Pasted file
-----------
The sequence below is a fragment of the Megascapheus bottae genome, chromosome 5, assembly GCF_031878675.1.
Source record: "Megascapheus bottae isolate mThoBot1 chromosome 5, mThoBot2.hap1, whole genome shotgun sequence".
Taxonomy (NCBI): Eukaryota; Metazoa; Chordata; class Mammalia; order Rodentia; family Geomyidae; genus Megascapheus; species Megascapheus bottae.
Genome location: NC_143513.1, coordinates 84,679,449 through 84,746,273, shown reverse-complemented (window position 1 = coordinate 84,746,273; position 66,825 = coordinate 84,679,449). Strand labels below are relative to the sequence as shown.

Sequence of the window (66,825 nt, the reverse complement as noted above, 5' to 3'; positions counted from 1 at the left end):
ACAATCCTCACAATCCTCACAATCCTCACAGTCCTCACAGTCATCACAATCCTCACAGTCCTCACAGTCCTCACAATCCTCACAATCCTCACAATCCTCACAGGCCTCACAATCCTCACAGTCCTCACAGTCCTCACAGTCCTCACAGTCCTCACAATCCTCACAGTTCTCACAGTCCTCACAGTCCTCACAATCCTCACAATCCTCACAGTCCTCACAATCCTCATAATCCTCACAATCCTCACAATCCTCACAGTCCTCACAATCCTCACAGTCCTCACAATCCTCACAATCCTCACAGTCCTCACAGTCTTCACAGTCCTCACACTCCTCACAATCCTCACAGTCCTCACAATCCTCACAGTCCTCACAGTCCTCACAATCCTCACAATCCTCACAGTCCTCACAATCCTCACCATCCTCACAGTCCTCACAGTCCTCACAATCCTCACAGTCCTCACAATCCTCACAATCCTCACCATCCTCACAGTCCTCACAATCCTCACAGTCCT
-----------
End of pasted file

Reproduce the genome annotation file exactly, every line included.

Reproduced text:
The sequence below is a fragment of the Megascapheus bottae genome, chromosome 5, assembly GCF_031878675.1.
Source record: "Megascapheus bottae isolate mThoBot1 chromosome 5, mThoBot2.hap1, whole genome shotgun sequence".
Taxonomy (NCBI): Eukaryota; Metazoa; Chordata; class Mammalia; order Rodentia; family Geomyidae; genus Megascapheus; species Megascapheus bottae.
Genome location: NC_143513.1, coordinates 84,679,449 through 84,746,273, shown reverse-complemented (window position 1 = coordinate 84,746,273; position 66,825 = coordinate 84,679,449). Strand labels below are relative to the sequence as shown.

Sequence of the window (66,825 nt, the reverse complement as noted above, 5' to 3'; positions counted from 1 at the left end):
ACAATCCTCACAATCCTCACAATCCTCACAGTCCTCACAGTCATCACAATCCTCACAGTCCTCACAGTCCTCACAATCCTCACAATCCTCACAATCCTCACAGGCCTCACAATCCTCACAGTCCTCACAGTCCTCACAGTCCTCACAGTCCTCACAATCCTCACAGTTCTCACAGTCCTCACAGTCCTCACAATCCTCACAATCCTCACAGTCCTCACAATCCTCATAATCCTCACAATCCTCACAATCCTCACAGTCCTCACAATCCTCACAGTCCTCACAATCCTCACAATCCTCACAGTCCTCACAGTCTTCACAGTCCTCACACTCCTCACAATCCTCACAGTCCTCACAATCCTCACAGTCCTCACAGTCCTCACAATCCTCACAATCCTCACAGTCCTCACAATCCTCACCATCCTCACAGTCCTCACAGTCCTCACAATCCTCACAGTCCTCACAATCCTCACAATCCTCACCATCCTCACAGTCCTCACAATCCTCACAGTCCT